Electrical filament


Electrical filament

An electrical filament is a thread of metal, usually tungsten, which is used to convert electricity into light in incandescent light bulbs (as developed in 1874 by Alexander Lodygin and in 1878 by Joseph Wilson Swan, among others), and into heat in vacuum tube devices.

The first successful light bulb filaments were made of carbon (from bamboo), later replaced with tungsten.

Explanation

An electrical current travels through the filament and because of the electrical resistance of the filament makes it white-hot and generates light and heat. It is normally in a vacuum or a noble gas or inert gas inside a glass enclosure to stop oxidation. Small amounts of a halogen can be added to facilitate transport of evaporated tungsten atoms back to the filament, resulting in significantly prolonged lifetime when used at higher temperatures, which is exploited in halogen lamps.Electrical filaments are used in hot cathodes of various types of vacuum tubes and electron guns as sources of electrons.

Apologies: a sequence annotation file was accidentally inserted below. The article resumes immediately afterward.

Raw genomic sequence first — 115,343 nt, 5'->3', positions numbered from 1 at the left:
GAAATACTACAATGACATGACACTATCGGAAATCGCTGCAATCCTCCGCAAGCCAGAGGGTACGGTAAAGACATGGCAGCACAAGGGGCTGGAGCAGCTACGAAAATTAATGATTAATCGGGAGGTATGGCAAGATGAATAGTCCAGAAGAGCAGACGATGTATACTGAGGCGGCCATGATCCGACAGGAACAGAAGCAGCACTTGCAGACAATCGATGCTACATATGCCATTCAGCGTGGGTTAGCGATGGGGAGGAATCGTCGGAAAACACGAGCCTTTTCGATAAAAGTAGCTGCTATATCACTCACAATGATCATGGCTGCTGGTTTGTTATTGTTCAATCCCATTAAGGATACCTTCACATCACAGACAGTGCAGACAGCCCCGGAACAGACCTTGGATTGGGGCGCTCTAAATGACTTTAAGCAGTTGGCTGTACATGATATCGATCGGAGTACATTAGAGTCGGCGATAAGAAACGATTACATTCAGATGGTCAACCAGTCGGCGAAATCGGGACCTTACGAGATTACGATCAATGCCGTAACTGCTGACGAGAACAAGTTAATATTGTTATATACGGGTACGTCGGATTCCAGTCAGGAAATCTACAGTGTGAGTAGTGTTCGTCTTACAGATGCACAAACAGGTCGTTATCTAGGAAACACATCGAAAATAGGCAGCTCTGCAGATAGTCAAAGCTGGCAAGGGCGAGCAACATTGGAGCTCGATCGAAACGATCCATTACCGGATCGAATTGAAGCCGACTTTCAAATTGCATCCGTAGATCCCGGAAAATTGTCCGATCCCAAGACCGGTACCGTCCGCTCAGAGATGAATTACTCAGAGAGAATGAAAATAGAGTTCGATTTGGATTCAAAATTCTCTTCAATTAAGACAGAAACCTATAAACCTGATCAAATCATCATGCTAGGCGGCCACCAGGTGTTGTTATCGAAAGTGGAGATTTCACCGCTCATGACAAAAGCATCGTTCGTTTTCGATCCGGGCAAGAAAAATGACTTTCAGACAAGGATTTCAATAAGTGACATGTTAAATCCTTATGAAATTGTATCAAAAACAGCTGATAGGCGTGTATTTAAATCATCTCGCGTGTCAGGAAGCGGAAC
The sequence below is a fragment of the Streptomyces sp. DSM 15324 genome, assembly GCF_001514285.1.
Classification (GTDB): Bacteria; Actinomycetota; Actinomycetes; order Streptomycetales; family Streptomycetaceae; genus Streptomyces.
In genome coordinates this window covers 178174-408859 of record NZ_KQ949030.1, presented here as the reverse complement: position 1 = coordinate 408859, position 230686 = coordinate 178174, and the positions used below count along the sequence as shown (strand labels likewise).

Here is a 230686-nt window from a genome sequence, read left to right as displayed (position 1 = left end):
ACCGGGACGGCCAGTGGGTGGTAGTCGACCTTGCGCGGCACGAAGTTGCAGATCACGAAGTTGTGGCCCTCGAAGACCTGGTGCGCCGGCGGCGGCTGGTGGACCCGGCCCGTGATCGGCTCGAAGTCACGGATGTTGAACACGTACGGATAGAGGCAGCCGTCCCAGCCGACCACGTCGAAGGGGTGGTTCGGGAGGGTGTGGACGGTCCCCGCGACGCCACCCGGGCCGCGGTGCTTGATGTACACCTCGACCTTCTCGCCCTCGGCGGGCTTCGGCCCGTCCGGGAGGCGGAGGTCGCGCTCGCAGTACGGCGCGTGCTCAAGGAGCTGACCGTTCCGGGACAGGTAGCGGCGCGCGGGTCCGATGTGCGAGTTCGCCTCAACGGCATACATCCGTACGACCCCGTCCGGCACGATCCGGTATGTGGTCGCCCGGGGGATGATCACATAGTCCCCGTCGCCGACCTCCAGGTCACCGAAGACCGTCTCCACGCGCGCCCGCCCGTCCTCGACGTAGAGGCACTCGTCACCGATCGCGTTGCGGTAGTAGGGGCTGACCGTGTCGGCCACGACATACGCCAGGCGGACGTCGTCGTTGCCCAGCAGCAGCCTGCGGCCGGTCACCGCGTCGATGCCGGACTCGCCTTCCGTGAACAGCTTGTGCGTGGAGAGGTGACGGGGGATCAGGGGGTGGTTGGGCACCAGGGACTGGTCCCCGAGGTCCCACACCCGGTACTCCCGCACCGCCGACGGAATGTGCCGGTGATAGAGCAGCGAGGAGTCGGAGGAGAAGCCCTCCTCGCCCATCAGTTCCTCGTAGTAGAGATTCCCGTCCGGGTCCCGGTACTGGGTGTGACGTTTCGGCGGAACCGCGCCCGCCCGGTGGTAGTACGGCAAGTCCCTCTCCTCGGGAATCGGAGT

Types of filament

There are several different types of filament configuration available and it all depends on the lamp itself, and what characteristics are required. Some of these include but are not limited to C-6, CC-6, C-2V, CC-2V, C-8, CC-88, C-2F, CC-2F, C-Bar, C-Bar-6, C-8I, C-2R, CC-2R, Axial.

External links

* [http://filament.bravehost.com/light.htm An brief article explaing the light bulb - "The Composition of the Light Bulb"]
* [http://inventors.about.com/library/inventors/bllight.htm The history of the light bulb]


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